Saturday, 20 April 2013

21 Aprile, 753 A.C. Auguri Roma! Belleza Aeterna!

Today 21 April marks the birthday of Rome, the historical date marking when Romulus traced the Pomerium (Sacred boundary of the City) in 753 BCE. Making Rome 2766 years old.

In 1919 the Italian composer Puccini composed this Anthem to Rome (Inno a Roma). The Italian phrase ''Tu non vedrai nessuna cosa al mondo, maggior di Roma'' says it all. You will never see anywhere in the whole world a City as great as Rome. I can honestly say that this is true, nothing compares to it, a City both beautiful and eternal.

The anthem is sung here by Apollo Granforte on a recording which is at least 85 years old.

The story goes that Aeneas Prince of Troy fled the fallen city at the end of the Trojan War and sailed the Mediterranean Sea and finally landed near Laurentum just south-west of the actual site of Rome, married the daughter of a King and his son Ascanius established the Julio-Claudian line which would give us the first Emperor of Rome, Octavian Augustus nephew of Julius Caesar. Augustus claimed direct descent from Aeneas and his mother the goddess Venus.

The story of Aeneas had to be reconciled with that of Romulus and Remus who are said to be the sons of the god of war, Mars. One has to remember that Mars was the favourite god of Augustus and that the Aeneid of Virgil was written under his reign. The date of 21 April is the Feast day of Pales, the goddess of Shepherds. It was a shepherd Faustulus who found Romulus and Remus being nurtured by a she-wolf, the exact spot is in the Roman Forum near the Senate of Rome.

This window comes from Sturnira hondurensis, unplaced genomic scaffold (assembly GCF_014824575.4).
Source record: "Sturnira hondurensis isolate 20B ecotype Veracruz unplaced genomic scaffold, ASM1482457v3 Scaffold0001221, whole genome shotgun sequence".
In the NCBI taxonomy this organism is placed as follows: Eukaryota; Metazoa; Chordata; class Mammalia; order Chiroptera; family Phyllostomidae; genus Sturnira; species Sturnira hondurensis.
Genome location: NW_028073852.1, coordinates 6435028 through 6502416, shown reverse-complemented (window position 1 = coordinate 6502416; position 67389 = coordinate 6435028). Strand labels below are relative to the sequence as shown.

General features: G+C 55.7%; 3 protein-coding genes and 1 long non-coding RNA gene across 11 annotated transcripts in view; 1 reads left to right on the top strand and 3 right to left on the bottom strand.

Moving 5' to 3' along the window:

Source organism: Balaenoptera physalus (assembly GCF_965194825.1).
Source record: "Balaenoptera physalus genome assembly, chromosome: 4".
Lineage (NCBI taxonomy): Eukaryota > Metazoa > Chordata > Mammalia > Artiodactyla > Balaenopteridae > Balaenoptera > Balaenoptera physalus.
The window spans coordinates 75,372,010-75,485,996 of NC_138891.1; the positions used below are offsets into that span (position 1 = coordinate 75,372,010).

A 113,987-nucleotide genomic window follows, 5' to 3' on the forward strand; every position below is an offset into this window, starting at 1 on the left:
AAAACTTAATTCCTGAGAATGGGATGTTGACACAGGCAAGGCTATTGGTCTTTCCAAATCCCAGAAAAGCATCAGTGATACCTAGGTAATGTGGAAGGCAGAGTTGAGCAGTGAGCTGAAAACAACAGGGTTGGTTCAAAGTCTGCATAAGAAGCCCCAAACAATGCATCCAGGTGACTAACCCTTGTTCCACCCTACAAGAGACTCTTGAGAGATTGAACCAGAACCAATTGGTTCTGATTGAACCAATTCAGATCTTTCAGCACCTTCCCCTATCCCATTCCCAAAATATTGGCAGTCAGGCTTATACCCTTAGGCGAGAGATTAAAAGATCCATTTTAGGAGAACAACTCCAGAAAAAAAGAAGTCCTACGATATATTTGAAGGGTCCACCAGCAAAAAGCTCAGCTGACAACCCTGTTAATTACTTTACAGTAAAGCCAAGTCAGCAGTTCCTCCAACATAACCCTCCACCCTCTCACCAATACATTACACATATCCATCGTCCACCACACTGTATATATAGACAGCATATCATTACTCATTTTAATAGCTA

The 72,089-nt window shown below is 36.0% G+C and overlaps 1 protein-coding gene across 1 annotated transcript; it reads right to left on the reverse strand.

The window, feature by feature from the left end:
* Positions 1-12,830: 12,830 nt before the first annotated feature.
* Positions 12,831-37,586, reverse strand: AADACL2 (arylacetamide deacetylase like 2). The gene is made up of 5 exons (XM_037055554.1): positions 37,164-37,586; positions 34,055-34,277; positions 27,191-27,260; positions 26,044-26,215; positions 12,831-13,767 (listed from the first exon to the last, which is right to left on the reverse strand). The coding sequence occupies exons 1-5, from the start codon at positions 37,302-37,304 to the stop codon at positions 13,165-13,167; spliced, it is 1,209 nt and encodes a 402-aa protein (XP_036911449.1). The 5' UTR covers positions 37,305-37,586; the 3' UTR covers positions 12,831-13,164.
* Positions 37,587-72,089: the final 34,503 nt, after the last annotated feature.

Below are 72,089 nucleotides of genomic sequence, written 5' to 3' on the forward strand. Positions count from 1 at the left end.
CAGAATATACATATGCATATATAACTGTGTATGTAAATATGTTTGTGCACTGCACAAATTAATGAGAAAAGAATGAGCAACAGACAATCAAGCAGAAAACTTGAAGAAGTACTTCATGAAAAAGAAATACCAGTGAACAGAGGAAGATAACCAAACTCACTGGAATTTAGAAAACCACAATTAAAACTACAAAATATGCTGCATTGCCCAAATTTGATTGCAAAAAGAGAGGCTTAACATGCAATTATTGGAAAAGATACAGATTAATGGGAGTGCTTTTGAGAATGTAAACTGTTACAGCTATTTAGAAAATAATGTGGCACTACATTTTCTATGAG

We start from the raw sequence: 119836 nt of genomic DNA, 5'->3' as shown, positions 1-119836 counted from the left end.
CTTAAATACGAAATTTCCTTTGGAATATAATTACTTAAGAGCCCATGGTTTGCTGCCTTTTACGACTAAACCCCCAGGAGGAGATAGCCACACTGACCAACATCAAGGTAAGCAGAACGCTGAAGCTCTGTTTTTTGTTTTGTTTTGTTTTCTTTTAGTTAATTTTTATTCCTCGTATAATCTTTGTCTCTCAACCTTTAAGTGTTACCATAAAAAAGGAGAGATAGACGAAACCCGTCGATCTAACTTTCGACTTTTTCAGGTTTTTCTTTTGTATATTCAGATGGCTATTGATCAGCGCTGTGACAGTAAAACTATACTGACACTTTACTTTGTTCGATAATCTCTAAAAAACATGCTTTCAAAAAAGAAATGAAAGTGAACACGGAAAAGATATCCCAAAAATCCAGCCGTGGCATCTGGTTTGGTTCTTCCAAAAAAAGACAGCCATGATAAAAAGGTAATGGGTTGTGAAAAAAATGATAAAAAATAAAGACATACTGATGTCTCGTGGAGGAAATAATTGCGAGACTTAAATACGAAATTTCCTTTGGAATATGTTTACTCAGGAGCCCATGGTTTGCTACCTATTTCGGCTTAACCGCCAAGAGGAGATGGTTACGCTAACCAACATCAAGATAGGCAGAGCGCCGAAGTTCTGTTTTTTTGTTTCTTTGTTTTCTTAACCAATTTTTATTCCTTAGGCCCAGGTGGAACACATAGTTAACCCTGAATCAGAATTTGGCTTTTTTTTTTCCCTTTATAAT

How many cities do you know in this world who have such a founding story.

Altar to the Nation, Piazza Venezia, Rome

Porta Pia, Rome 


  1. What an incredible history the city has, both for good and ill. Happy Birthday, Roma!

  2. It is, ahem, somewhat speculative...but why not? I like the old Roman dating AUC (ab urbe condita, from the founding of the city). As the Italians say, si non e vero, e ben trovato.

    I'd love to track down the song the football-playing Italian boyfriends (now husbands) of two dear friends from university used to sing 'Roma, Roma, Roma...unica grande amore di tante, tante gente'.

    1. Well we cannot get tangled up in technicalities. In fact I believe this date was arrived at through general agreement. Also at some point an Egyptian Calendar was used, etc...
      But in the end it all fits into the Political program of Augustus, Noblesse Oblige.
      I do maintain that in my opinion Rome has the Gravitas other cities lack.

  3. Interesting post and, as always, wonderful photos. My knowledge of the story of the founding of Rome is weak. I knew vaguely the story of Romulus and Remus. I heard an audio recording of The Aneid once and I saw the Berlioz opera Les Troyen earlier this season....none of which are long on dates.

  4. the stories of Romulus and The Aenied were always a puzzle to me - which was right?

    1. They both are, it is a continuum so that it fits into Augustus political program.